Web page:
As the FHFA made clear in a recent report, there are approximately 4.6 million underwater borrowers with loans backed by Fannie Mae or Freddie Mac, but  “approximately 80 percent of [these] underwater borrowers are current on their loans.” Against this backdrop, the regulator estimates that only around 75,000 to 250,000 borrowers might be eligible for a write-down. Yet it would only take a few thousand “strategic defaulters” (i.e., those who previously were able and willing to pay but who decide to stop paying to qualify for the write-downs) for the program to result in taxpayer losses. Given the sheer size of the national mortgage market, DeMarco says a new principal reduction program “would not make a meaningful improvement in reducing foreclosures in a cost effective way for taxpayers.”

It is important to keep in mind that nobody – on the left or right – wants to “own” the risk that there could be even more taxpayer losses associated with the housing bust, or accept the political fallout from angry voters who believe policymakers are rewarding others’ bad decisions.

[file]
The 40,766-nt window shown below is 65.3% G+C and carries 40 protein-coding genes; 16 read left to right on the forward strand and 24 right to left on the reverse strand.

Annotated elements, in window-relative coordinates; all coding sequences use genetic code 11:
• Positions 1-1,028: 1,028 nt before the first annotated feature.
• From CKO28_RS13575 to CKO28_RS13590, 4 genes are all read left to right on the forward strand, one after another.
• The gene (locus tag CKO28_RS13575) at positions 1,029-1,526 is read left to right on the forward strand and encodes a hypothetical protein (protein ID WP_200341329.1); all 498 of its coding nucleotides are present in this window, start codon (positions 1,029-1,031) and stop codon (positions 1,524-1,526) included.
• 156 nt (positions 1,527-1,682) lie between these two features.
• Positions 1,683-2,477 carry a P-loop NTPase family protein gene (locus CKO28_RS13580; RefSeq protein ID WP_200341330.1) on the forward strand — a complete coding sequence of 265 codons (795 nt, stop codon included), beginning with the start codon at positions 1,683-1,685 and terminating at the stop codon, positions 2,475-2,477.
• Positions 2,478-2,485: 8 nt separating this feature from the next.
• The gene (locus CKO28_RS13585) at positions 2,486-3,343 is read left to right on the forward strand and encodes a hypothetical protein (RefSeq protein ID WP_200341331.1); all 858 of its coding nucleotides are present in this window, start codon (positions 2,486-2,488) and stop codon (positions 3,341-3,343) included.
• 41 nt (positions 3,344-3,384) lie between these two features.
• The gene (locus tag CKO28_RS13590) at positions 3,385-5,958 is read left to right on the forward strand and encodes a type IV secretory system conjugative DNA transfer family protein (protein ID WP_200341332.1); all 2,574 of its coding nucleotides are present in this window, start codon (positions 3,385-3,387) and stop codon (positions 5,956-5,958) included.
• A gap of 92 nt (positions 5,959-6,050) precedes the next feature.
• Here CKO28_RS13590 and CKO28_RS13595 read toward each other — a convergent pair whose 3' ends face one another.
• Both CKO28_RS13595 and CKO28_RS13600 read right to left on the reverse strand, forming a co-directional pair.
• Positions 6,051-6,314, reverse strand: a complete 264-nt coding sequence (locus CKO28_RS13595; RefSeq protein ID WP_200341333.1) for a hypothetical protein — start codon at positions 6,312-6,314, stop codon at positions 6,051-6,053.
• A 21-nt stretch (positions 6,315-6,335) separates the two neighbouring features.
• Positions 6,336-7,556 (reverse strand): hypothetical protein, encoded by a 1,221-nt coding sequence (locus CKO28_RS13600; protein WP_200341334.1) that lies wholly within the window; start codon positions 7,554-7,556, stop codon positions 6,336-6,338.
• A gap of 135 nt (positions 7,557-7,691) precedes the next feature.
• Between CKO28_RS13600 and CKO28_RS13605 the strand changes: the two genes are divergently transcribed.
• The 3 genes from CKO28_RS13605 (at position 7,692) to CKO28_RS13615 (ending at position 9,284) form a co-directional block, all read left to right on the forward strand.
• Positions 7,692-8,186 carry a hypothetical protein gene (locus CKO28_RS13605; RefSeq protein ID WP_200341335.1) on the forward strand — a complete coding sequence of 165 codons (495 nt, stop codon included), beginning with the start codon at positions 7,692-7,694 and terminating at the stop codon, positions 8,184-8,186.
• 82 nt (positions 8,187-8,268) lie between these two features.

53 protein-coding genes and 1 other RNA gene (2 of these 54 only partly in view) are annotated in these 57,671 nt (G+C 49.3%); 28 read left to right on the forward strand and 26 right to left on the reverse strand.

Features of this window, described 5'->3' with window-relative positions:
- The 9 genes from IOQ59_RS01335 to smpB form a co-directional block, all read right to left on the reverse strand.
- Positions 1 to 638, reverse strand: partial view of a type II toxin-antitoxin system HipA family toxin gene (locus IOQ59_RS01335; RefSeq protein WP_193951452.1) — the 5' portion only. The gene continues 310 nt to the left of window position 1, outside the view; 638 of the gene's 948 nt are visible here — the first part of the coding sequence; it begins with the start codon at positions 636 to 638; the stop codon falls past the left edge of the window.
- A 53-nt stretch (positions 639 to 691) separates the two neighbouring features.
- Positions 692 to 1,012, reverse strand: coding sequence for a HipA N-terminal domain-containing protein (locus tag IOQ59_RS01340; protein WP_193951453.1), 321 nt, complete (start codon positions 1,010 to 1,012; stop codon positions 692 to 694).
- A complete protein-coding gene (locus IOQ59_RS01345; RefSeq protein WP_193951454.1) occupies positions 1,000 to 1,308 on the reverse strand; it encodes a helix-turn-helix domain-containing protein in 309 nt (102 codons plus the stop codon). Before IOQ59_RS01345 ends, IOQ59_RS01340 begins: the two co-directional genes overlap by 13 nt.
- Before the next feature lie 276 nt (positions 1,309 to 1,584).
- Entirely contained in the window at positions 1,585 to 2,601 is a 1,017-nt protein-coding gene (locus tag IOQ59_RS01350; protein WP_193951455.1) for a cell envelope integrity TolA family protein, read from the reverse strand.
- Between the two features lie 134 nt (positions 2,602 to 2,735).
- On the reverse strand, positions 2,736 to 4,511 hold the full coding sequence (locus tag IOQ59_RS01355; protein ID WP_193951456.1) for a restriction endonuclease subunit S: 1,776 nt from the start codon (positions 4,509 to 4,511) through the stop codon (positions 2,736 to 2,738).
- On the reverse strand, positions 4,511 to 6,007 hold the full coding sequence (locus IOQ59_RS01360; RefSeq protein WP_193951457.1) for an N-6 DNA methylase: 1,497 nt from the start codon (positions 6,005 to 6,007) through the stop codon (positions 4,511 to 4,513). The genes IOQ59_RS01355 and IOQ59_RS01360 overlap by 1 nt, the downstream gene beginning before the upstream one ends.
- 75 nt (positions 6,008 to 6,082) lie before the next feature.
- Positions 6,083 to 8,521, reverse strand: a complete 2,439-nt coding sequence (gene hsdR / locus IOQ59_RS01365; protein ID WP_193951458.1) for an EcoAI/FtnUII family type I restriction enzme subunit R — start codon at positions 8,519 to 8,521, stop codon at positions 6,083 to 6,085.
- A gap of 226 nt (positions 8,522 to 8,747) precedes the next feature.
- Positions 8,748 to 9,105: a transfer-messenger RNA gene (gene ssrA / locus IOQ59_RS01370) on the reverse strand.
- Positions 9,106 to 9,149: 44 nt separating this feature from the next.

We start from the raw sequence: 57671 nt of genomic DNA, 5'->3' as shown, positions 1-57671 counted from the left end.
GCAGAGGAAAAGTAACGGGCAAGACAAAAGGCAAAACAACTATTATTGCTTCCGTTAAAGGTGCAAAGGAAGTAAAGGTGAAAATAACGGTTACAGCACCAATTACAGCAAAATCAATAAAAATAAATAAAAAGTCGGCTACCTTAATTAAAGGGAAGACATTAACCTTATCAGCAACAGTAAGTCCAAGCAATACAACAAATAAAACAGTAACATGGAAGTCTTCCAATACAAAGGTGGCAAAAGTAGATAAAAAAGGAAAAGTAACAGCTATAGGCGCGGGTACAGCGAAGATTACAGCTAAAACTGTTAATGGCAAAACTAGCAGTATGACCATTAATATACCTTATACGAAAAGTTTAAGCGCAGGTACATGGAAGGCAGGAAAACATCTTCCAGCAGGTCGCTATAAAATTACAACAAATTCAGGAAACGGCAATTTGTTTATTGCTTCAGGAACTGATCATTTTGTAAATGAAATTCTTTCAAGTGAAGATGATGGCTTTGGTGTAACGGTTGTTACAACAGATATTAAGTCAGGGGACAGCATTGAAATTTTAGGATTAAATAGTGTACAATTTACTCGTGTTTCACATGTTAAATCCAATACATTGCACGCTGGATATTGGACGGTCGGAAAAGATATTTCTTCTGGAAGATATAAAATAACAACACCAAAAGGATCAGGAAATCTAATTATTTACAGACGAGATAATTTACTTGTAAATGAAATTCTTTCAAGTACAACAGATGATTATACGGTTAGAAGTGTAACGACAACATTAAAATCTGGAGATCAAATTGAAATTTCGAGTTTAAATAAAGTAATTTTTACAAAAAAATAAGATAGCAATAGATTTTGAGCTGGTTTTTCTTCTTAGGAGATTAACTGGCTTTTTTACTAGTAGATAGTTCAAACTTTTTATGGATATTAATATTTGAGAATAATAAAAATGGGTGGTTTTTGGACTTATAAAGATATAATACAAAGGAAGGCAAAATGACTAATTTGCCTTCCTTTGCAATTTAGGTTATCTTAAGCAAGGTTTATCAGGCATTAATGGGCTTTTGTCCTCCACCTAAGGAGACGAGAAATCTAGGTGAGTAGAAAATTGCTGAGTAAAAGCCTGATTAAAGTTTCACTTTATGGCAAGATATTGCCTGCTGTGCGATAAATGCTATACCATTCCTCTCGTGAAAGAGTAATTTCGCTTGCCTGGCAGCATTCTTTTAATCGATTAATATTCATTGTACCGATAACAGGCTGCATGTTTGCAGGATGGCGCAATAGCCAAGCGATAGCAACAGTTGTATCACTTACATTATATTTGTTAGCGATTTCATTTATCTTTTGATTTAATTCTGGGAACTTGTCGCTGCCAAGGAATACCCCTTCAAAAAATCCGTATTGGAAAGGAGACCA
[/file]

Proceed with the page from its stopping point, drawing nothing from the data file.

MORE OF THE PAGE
Nick Timiraos, a reporter for the Wall Street Journal, notes how the Federal Housing Administration (FHA) should be a prime “contender for the kind of principal forgiveness many would like to see Fannie and Freddie undertake,” since it would come without the hassle of having to work through an independent regulator. Unlike Fannie Mae and Freddie Mac, the FHA is a full instrument of the administration and subject to the congressional appropriations process. If the Obama administration is such a strong believer in the economics of principal forgiveness, why would it not pursue this policy at FHA, over which it possesses complete control?

Perhaps it’s because the FHA is on the brink of insolvency – and may very well require a congressional bailout. In fact, the Obama administration narrowly escaped having to announce a bailout earlier this year. This is unsurprising, considering the FHA has $2.6 billion in reserves against more than $1 trillion in total mortgage value insured (an effective leverage ratio more than 10 times greater than Lehman Brothers at the time of its collapse), and about 31 percent of its loans are underwater.